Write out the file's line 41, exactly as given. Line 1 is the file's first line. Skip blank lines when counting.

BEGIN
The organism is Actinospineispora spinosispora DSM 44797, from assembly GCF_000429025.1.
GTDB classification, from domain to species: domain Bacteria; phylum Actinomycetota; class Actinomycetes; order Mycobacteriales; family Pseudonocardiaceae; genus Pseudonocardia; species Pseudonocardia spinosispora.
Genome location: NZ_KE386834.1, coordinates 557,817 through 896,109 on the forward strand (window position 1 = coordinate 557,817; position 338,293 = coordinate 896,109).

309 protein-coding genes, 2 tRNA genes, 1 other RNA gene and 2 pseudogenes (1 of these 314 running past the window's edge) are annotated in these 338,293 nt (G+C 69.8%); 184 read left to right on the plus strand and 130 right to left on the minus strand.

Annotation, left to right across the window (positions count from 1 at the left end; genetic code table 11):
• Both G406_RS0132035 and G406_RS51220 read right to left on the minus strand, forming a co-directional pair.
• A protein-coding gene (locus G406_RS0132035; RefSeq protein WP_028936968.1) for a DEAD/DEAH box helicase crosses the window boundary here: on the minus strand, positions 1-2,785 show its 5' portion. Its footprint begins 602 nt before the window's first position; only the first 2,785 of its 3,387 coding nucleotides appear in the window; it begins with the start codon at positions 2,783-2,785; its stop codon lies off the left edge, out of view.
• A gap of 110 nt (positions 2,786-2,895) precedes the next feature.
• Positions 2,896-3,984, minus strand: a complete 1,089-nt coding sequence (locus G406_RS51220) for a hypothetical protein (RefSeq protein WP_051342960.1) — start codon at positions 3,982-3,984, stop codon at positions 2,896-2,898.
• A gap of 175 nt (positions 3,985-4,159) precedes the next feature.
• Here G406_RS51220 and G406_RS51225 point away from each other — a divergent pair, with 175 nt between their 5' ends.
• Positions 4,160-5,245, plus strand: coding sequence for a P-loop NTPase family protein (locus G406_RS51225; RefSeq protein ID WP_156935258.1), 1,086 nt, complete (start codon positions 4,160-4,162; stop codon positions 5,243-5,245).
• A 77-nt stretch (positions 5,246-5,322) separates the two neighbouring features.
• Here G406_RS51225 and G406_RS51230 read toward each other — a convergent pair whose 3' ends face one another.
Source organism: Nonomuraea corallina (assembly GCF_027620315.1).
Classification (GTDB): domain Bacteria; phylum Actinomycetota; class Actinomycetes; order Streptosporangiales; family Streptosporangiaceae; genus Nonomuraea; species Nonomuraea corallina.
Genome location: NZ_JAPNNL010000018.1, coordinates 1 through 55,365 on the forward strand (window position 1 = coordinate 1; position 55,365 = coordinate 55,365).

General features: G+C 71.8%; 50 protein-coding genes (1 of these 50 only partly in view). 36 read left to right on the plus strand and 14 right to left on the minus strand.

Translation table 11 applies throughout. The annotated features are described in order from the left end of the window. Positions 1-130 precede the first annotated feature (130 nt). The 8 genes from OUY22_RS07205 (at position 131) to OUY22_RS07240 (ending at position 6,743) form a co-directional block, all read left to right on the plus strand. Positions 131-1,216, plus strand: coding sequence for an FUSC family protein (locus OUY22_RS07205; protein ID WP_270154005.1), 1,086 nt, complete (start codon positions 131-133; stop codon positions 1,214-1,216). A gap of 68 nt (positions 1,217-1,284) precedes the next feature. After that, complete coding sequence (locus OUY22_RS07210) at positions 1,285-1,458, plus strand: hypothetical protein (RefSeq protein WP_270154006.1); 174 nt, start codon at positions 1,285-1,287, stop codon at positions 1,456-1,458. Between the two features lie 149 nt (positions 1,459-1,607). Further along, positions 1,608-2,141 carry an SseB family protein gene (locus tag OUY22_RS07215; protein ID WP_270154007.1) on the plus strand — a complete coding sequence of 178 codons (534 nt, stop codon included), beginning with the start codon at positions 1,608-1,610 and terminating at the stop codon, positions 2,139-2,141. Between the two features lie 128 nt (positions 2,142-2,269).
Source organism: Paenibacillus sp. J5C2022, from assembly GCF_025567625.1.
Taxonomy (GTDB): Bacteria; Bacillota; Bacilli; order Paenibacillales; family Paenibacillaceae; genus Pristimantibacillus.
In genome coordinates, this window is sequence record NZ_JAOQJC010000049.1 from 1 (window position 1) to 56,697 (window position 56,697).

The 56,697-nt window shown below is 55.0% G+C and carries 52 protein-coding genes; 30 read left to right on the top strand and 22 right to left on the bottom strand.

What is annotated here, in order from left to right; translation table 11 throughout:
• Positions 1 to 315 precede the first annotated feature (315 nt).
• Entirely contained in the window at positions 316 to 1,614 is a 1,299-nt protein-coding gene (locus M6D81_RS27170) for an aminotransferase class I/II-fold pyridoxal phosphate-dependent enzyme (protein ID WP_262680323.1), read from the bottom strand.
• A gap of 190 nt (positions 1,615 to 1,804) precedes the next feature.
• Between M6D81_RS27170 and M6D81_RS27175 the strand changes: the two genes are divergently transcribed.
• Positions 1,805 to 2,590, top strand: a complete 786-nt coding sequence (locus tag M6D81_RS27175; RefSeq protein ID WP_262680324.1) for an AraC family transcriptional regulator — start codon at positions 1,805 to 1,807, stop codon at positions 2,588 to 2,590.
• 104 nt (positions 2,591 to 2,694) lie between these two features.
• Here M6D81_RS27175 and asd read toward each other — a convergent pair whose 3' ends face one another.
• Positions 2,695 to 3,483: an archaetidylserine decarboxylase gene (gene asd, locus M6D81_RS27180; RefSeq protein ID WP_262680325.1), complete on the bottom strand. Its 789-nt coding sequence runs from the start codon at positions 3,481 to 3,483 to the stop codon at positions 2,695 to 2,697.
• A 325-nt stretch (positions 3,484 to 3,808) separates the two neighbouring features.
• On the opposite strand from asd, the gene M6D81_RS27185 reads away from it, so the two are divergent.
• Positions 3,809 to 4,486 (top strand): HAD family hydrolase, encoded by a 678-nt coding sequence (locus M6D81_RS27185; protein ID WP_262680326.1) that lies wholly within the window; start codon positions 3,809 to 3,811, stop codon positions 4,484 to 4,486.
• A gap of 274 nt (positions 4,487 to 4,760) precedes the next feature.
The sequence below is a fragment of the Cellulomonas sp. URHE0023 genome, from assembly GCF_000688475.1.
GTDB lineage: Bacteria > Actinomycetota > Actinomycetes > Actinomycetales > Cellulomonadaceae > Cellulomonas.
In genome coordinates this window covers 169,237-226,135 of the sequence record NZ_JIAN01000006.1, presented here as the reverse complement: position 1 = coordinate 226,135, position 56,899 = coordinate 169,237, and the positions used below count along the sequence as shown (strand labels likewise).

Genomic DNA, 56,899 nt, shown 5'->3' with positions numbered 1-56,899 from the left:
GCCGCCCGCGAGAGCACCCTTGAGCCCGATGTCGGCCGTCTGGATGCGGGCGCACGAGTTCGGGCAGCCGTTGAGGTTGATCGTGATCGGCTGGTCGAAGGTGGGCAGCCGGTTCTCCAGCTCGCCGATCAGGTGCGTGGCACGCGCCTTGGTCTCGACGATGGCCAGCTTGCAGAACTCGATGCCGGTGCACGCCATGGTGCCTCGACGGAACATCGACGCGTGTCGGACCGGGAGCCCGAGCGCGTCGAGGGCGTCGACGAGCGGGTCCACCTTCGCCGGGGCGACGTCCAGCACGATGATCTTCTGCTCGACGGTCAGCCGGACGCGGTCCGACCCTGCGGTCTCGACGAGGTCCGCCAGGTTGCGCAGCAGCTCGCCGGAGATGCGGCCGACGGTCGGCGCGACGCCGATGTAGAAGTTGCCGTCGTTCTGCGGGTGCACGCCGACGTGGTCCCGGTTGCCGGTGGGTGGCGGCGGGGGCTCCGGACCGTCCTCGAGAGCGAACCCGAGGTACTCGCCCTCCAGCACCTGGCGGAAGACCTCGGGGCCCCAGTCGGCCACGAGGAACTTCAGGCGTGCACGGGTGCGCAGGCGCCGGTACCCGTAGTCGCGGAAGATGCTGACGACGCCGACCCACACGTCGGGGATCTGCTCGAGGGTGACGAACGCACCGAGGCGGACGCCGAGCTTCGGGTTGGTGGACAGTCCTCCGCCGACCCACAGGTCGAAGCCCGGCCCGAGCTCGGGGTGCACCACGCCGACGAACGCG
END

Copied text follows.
GCCGCCCGCGAGAGCACCCTTGAGCCCGATGTCGGCCGTCTGGATGCGGGCGCACGAGTTCGGGCAGCCGTTGAGGTTGATCGTGATCGGCTGGTCGAAGGTGGGCAGCCGGTTCTCCAGCTCGCCGATCAGGTGCGTGGCACGCGCCTTGGTCTCGACGATGGCCAGCTTGCAGAACTCGATGCCGGTGCACGCCATGGTGCCTCGACGGAACATCGACGCGTGTCGGACCGGGAGCCCGAGCGCGTCGAGGGCGTCGACGAGCGGGTCCACCTTCGCCGGGGCGACGTCCAGCACGATGATCTTCTGCTCGACGGTCAGCCGGACGCGGTCCGACCCTGCGGTCTCGACGAGGTCCGCCAGGTTGCGCAGCAGCTCGCCGGAGATGCGGCCGACGGTCGGCGCGACGCCGATGTAGAAGTTGCCGTCGTTCTGCGGGTGCACGCCGACGTGGTCCCGGTTGCCGGTGGGTGGCGGCGGGGGCTCCGGACCGTCCTCGAGAGCGAACCCGAGGTACTCGCCCTCCAGCACCTGGCGGAAGACCTCGGGGCCCCAGTCGGCCACGAGGAACTTCAGGCGTGCACGGGTGCGCAGGCGCCGGTACCCGTAGTCGCGGAAGATGCTGACGACGCCGACCCACACGTCGGGGATCTGCTCGAGGGTGACGAACGCACCGAGGCGGACGCCGAGCTTCGGGTTGGTGGACAGTCCTCCGCCGACCCACAGGTCGAAGCCCGGCCCGAGCTCGGGGTGCACCACGCCGACGAACGCG